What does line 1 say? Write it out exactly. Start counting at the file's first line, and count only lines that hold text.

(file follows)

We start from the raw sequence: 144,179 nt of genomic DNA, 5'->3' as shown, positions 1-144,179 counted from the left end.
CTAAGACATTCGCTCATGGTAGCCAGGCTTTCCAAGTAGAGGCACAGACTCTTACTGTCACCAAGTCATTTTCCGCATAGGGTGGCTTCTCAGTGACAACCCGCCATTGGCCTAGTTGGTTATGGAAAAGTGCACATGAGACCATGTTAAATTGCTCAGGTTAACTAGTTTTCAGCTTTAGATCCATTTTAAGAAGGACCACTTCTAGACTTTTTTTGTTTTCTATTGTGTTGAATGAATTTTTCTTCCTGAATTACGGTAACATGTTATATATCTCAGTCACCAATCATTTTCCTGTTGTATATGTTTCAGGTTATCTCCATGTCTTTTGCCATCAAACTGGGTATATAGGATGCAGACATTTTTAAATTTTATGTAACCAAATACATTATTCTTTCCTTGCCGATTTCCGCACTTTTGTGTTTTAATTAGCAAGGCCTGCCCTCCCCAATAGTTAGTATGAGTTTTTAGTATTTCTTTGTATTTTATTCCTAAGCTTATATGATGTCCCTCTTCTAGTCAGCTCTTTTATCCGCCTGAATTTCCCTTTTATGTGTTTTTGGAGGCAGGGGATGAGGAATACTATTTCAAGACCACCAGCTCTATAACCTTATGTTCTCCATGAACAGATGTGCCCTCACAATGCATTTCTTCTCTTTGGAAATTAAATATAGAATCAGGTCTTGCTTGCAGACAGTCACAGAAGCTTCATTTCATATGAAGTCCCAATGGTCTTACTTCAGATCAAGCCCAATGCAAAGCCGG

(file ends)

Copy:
We start from the raw sequence: 144,179 nt of genomic DNA, 5'->3' as shown, positions 1-144,179 counted from the left end.